Big Tech’s Bugs Beg the Question: Should You Cover Your Smartphone Camera?

November 20, 2019, 12:30 AM UTC
Backside view of a black Google Pixel 2. This week, Google confirmed an Android smartphone camera vulnerability discovered in July that affected hundreds of millions of users, including on Pixel and Samsung devices, which allowed hackers to eavesdrop on someone.
Getty Images

Covering laptop cameras with a piece of tape to prevent surveillance is a common cybersecurity practice. But recent headlines suggest that naked smartphone cameras may be a bigger threat to privacy than webcams.

Earlier this week, Google confirmed an Android smartphone camera vulnerability discovered in July that affected hundreds of millions of users, including on Pixel and Samsung devices, which allowed hackers to eavesdrop on someone. The report follows another vulnerability revealed earlier this month, when Facebook acknowledged that a bug let the social network’s app access users’ iPhone cameras as they scrolled through their News Feeds.

Both companies have since patched their bugs and rolled out updates, but the flaws are drawing attention to the question of whether it’s time for smartphone cameras to get covers for privacy’s sake, a position some tech companies are already inching towards.

For instance, in updates to Facebook Portal and Nest Home Max, both companies integrated hardware to protect users’ privacy—Portal with a camera cover and Google’s device with a switch that physically disables both the camera and microphones. The a

But smartphones accompany their owners everywhere from the boardroom to the bathroom and bedroom, leaving open the potential for even more vulnerable moments to be caught on camera, without anyone being the wiser.

“Objectively, there are even more reasons to cover smartphone cameras than laptop cameras,” says Erez Yalon, director of security research at Checkmarx, the company that discovered the Android vulnerability. “While newer laptops have a tiny LED showing us when the camera is on and can be used as a hardware safety mechanism, smartphones do not.”

In the case of the Android vulnerability, Yalon’s team created a malicious app that could remotely grab input from the affected smartphone’s camera and microphone, along with GPS location data. Combined, it paints a scary picture: A hacker could see and hear a person and known exactly where they are at any given time, and the smartphone owner wouldn’t have a clue.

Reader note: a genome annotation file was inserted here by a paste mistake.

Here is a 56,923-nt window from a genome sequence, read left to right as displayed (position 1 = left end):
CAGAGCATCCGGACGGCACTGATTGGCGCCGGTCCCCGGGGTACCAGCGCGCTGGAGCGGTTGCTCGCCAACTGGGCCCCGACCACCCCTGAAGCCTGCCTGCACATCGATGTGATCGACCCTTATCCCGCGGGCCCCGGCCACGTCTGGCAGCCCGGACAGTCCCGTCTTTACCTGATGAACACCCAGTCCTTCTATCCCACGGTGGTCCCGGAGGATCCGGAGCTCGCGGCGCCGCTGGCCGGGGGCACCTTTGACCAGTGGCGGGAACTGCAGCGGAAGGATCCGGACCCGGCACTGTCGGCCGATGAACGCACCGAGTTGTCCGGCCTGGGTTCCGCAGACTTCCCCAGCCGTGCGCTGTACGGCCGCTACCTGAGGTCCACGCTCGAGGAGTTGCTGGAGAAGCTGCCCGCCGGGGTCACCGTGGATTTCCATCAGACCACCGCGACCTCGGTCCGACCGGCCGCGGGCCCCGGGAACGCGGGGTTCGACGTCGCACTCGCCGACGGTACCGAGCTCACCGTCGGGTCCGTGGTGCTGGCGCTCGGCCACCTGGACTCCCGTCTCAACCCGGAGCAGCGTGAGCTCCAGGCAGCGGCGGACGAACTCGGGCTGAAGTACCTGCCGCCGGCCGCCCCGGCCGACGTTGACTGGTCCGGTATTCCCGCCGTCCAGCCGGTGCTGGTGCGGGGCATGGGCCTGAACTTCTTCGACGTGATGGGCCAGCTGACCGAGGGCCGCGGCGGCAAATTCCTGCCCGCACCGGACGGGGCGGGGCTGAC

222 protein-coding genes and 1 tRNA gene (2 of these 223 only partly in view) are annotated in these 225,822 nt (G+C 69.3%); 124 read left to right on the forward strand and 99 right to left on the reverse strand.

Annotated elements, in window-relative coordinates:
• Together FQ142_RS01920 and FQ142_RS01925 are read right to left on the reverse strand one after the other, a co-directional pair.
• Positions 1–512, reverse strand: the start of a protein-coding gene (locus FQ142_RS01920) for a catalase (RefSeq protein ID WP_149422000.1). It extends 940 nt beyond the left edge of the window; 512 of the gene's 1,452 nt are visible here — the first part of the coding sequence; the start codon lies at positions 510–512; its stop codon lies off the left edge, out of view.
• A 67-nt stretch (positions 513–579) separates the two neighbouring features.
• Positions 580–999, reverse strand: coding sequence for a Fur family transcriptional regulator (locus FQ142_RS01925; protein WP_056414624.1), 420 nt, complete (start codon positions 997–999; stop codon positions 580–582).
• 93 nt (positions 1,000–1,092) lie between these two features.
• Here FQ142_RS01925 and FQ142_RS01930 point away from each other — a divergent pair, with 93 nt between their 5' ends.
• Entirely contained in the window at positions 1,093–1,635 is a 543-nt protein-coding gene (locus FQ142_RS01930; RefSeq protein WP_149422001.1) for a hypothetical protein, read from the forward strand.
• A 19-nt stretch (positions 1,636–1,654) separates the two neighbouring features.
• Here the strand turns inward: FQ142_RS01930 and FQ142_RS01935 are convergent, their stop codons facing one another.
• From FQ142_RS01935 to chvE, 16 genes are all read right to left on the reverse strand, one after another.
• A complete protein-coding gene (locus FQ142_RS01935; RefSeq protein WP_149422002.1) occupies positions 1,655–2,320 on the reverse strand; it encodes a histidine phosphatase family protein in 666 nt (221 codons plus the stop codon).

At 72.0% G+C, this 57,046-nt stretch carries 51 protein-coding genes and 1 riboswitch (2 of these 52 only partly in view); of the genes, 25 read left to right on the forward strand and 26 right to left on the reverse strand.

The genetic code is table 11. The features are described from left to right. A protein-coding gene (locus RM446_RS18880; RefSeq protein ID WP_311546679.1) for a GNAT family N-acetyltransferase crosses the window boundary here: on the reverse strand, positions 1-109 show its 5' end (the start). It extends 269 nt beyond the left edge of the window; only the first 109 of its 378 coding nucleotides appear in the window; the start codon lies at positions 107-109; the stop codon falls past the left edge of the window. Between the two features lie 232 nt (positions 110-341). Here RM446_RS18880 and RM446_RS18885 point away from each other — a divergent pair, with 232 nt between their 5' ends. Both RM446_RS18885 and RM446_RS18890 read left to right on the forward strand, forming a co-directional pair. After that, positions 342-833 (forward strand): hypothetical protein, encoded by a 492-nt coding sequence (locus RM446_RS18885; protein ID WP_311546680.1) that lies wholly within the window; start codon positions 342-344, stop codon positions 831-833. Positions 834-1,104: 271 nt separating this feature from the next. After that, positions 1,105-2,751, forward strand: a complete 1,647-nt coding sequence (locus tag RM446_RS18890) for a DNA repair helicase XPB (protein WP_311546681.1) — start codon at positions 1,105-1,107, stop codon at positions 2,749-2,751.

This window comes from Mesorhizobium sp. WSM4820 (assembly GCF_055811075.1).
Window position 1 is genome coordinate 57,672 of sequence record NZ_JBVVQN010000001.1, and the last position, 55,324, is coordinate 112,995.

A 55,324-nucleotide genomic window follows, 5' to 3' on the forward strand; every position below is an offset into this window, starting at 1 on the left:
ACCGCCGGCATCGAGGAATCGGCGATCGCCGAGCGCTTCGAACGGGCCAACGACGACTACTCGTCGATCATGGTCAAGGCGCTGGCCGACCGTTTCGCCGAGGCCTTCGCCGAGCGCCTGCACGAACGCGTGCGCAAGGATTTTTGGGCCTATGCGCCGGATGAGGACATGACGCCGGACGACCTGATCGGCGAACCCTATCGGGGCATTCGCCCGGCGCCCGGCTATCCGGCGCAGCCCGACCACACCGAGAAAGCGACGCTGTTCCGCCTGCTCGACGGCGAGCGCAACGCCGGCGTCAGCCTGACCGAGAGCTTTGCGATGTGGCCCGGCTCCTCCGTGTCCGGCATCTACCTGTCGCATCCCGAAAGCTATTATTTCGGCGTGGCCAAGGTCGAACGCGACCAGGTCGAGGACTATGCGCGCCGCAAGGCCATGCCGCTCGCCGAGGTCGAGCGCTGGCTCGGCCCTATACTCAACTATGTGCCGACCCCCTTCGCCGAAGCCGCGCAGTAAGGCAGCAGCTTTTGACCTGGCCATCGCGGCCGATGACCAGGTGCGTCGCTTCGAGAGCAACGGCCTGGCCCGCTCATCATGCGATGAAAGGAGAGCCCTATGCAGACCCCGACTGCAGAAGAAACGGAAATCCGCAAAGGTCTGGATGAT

Between Google and Samsung, “these two vendors alone have hundreds-of-millions of smartphone users, giving malicious actors a pretty substantial potential attack surface, and that doesn’t even include the other vendors who may have similar flaws in their devices,” Yalon says.

Robert Siciliano, a cybersecurity expert at, says covering a smartphone camera can seem “impractical” since we used them so frequently, however he says it should be a consideration for people who are “high value targets.”

“A high value target could be any ‘moneyed individual,’ government officials, politicians, law enforcement, and anyone in businesses where extremely sensitive information or proprietary information is being handled,” he says. “Anyone that could be sextorted [extorted by using intimate photos and videos] should reduce risk by covering the web cam.”

A quick search on Amazon yields thousands of products, including sliding covers and reusable stickers, that can be used to cover a smartphone or computer camera. Most of the products come in multiple packs and cost a few dollars.

While covering a smartphone camera could help mitigate a threat, Yalon cautions that no one should ever feel truly secure.

“The microphone and tracking abilities, as we demonstrated in our new research, contain yet another set of concerns,” he says. “I don’t think worrying about eavesdropping all the time is a healthy habit, but all users need to understand that the comfort and convenience of having a smartphone comes with certain privacy tradeoffs and they should be doing everything in their control to reduce these risks.”

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